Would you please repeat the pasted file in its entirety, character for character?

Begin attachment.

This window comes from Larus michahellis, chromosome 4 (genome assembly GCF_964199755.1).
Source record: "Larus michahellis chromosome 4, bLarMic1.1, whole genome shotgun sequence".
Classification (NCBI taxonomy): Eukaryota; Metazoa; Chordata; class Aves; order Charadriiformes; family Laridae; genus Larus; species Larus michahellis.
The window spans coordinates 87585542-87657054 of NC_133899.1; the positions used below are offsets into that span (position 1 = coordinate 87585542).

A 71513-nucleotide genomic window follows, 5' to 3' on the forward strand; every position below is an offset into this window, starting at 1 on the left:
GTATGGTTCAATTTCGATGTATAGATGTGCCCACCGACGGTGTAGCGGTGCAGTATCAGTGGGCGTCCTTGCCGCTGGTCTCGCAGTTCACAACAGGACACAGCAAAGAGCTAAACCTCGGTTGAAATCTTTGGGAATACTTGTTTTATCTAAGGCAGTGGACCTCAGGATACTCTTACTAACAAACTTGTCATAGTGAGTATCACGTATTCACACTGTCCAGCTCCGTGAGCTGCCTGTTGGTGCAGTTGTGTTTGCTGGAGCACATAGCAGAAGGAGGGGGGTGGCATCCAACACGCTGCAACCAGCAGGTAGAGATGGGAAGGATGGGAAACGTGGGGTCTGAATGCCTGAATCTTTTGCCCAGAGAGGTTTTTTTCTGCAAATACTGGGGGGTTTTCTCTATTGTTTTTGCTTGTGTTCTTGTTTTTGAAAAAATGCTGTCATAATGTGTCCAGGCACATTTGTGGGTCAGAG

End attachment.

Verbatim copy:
This window comes from Larus michahellis, chromosome 4 (genome assembly GCF_964199755.1).
Source record: "Larus michahellis chromosome 4, bLarMic1.1, whole genome shotgun sequence".
Classification (NCBI taxonomy): Eukaryota; Metazoa; Chordata; class Aves; order Charadriiformes; family Laridae; genus Larus; species Larus michahellis.
The window spans coordinates 87585542-87657054 of NC_133899.1; the positions used below are offsets into that span (position 1 = coordinate 87585542).

A 71513-nucleotide genomic window follows, 5' to 3' on the forward strand; every position below is an offset into this window, starting at 1 on the left:
GTATGGTTCAATTTCGATGTATAGATGTGCCCACCGACGGTGTAGCGGTGCAGTATCAGTGGGCGTCCTTGCCGCTGGTCTCGCAGTTCACAACAGGACACAGCAAAGAGCTAAACCTCGGTTGAAATCTTTGGGAATACTTGTTTTATCTAAGGCAGTGGACCTCAGGATACTCTTACTAACAAACTTGTCATAGTGAGTATCACGTATTCACACTGTCCAGCTCCGTGAGCTGCCTGTTGGTGCAGTTGTGTTTGCTGGAGCACATAGCAGAAGGAGGGGGGTGGCATCCAACACGCTGCAACCAGCAGGTAGAGATGGGAAGGATGGGAAACGTGGGGTCTGAATGCCTGAATCTTTTGCCCAGAGAGGTTTTTTTCTGCAAATACTGGGGGGTTTTCTCTATTGTTTTTGCTTGTGTTCTTGTTTTTGAAAAAATGCTGTCATAATGTGTCCAGGCACATTTGTGGGTCAGAG